Why 50 Million Chinese Homes are Empty
Articles Blog

Why 50 Million Chinese Homes are Empty

This video is sponsored by Skillshare. The first 500 people to use the link in the
description get their first two months free. Deep, in the mountains of Austria, lies the
small, but scenic town of Hallstatt. But this isn’t that, It’s an exact replica,
built 9,000 kilometers away, near Hong Kong. Austria. China. It’s home to European architecture, Chinese
cuisine, and all the traffic of… North Korea. Because, during the day, it may be the wedding
photo capital of the region, But after the sun sets, its cottages become
remarkably quiet. China’s lookalike towns, of places like
Paris, Berlin, London, and Jackson Hole, Wyoming, aren’t alone. In many places, across China, there are far
more houses than there are people. Long rows of apartments, even entire cities,
sit completely, or mostly empty. In total, approximately 50 million units,
Or 22% of China’s entire urban housing. But this doesn’t mean they aren’t being
bought. Because, they are. Like crazy. Ten years ago, most people were, as you’d
expect, buying homes for the first time. Today, it looks like this. Second homes are the majority, and people
are buying almost as many third homes as first! These aren’t cheap, either. In Los Angeles, the price per square foot
is $633. In Shenzhen, 805. And, close your eyes, because you don’t
even wanna know the price in Hong Kong. Now consider the difference in wages. The average annual income in Shenzhen is around
7,500 US Dollars, compared to 60 thousand in LA. Something clearly doesn’t add up. People in China are buying homes like Americans
buy… cars, But they’re leaving them empty, And it’s not clear where the money is coming
from, or why they’re being built. The usual explanation is that China’s government
is so desperate for economic growth that it builds bridges to nowhere and houses to…
look at. But that’s only one part of a much bigger
story. China’s troubles begin with its political
system. The Central Government is the highest level
of its only party. Here, laws are written and the fate of the
nation, decided. Beijing is THE ultimate authority. It appoints everyone from secretaries to governors,
and isn’t afraid to move them around should any one official gain too much influence. BUT – it would also be a mistake to see China
as one, singular power. Because below the central government is a
network of local divisions: 22 regional provinces, 4 municipalities, 4 autonomous regions, and
2 Special Administrative. Under those are over 300 prefectures. Followed by the less important counties, townships,
and villages. Now, just as Californians have different concerns
than do Texans or Floridians, China is a big country, and the interests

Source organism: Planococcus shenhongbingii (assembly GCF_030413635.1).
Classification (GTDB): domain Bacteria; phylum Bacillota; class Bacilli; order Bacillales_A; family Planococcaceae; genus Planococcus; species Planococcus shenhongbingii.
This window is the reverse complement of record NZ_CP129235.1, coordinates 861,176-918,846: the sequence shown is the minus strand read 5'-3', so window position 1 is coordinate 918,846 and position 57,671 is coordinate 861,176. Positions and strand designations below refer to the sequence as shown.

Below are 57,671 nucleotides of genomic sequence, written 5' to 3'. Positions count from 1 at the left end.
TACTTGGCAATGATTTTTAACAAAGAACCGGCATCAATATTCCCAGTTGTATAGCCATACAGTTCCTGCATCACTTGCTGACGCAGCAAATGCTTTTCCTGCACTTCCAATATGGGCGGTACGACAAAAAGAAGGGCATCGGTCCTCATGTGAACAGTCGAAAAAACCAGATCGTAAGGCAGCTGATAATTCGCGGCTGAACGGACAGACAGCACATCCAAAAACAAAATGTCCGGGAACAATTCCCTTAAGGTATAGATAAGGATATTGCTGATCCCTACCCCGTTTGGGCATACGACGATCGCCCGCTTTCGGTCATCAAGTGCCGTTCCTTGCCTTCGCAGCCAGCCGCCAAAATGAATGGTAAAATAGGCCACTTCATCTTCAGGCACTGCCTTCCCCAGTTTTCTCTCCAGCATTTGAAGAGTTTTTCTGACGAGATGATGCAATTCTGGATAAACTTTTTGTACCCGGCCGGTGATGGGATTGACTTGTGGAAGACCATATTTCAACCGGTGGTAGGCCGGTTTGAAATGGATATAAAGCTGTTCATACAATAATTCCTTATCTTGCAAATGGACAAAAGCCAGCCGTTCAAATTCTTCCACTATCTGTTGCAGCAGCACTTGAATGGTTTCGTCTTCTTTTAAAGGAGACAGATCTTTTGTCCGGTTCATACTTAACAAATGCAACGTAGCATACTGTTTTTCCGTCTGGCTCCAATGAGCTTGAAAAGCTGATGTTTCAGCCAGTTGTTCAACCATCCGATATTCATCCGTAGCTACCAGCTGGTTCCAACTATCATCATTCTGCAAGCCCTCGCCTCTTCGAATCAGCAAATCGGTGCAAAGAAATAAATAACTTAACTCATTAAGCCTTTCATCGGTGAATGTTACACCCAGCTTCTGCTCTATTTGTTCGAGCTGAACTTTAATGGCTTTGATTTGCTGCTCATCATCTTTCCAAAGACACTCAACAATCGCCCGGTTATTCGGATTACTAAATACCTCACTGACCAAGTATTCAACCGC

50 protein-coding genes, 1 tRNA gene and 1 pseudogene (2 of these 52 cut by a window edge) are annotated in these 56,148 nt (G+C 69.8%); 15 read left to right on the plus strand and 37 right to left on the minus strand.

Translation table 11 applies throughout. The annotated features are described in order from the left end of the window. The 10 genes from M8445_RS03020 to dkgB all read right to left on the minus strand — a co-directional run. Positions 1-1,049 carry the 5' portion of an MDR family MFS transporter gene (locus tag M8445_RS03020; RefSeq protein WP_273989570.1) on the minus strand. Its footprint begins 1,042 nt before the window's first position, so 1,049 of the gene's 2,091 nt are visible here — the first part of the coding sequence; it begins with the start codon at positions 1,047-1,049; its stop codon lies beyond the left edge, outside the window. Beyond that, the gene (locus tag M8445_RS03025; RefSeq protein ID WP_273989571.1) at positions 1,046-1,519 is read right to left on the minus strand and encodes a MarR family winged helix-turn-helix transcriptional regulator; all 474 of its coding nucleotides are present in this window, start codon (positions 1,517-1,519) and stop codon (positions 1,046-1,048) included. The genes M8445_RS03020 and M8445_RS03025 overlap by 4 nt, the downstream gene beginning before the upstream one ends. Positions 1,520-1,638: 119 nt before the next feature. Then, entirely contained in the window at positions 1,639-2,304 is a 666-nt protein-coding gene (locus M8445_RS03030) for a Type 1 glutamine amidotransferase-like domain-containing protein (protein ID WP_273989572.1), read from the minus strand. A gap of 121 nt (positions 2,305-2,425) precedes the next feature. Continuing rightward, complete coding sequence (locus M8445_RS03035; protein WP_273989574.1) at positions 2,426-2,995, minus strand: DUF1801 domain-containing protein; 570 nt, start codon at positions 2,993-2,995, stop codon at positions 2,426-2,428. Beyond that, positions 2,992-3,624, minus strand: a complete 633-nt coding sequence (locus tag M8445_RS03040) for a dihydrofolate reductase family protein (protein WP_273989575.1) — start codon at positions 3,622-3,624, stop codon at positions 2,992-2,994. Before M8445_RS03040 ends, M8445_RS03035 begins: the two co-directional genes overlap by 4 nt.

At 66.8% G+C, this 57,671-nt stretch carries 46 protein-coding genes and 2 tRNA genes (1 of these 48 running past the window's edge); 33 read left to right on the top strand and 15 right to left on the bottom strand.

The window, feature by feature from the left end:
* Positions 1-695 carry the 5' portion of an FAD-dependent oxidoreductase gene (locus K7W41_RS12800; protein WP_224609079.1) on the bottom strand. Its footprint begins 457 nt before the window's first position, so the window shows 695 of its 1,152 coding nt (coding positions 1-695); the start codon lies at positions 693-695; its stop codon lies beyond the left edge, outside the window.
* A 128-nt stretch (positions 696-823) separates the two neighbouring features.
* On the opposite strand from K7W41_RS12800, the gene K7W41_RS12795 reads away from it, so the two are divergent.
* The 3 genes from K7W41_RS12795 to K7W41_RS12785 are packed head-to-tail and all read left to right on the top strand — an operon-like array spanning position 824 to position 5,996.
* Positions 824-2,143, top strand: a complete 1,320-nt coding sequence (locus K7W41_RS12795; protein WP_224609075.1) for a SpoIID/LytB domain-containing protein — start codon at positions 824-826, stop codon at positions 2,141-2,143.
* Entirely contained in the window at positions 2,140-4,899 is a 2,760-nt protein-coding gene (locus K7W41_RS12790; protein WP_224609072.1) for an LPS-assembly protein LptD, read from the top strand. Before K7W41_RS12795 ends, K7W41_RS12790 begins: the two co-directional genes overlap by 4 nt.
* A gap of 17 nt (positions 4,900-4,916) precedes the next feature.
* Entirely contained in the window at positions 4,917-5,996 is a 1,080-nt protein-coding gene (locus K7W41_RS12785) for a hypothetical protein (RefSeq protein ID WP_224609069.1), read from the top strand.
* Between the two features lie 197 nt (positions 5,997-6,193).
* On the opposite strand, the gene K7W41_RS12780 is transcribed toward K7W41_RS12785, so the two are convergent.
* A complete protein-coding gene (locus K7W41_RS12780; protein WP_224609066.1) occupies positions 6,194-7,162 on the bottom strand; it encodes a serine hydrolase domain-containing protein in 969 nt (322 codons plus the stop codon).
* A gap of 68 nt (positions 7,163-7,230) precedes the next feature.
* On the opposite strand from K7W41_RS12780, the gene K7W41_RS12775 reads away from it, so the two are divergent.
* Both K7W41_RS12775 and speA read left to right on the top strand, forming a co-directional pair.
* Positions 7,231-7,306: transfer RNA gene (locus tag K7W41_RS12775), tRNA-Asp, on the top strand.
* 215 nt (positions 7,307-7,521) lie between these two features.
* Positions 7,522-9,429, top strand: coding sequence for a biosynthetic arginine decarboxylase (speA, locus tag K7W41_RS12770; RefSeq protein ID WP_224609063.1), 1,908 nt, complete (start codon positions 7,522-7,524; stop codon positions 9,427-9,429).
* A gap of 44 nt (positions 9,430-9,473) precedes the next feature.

of a coastal exporter like Shenzhen are very different than those of, say, a more independent
region like Inner Mongolia. The same is true for different levels of government. While Beijing writes the rules, cities apply
and enforce them. Often, very differently. And there’s one, awkward little detail:
Cities receive just 40% of tax revenue, but are responsible for 80% of their expenses. So, naturally, they need another source of
income. And this is where things get interesting. In China, rural land is collectively owned. Everyone, and also no-one, owns it, which
means it can’t be the location of a new luxury apartment. But luckily for cities, they have the power
to rezone land from rural to urban, which can be developed. In other words, they own a money printing
machine. Watch this: First, a city buys cheap, rural
land, Which it then redefines as urban, And finally, sells to developers at its now, much
higher, price. Like. Magic. Over, and over, and over, again. Cities get much-needed cash, and developers
build housing like it’s nobody’s business. Now, unlike states in America, local governments
here are generally forbidden from taking loans. But, again, there’s a loophole. Cities can create a Local Government Financial
Vehicle, which is a fancy way of saying, a state-owned company. And by “giving” it that new urban land,
the “company” can do what the city legally can’t: borrow money. Which, they can use to build roads, schools,
and, on occasion, replica Austrian towns. This is so effective that, in some years,
land sales account for 40% of local government revenue. Plus, all this construction increases GDP,
which just so happens to be the way officials get promoted. It’s a perfect system. At least, until it’s not. If, or, when, housing prices fall, so does
city revenue. And, all those loans probably won’t magically
disappear. Beijing wants to avoid a housing crisis, but
cities just want to survive, and governors, get promoted, which puts the two at odds. Eventually, cities start running out of land
to sell, and have no choice but to build more. Like this one, which spent 2 billion dollars
blowing up the tops of mountains. Those developers who purchase that land, by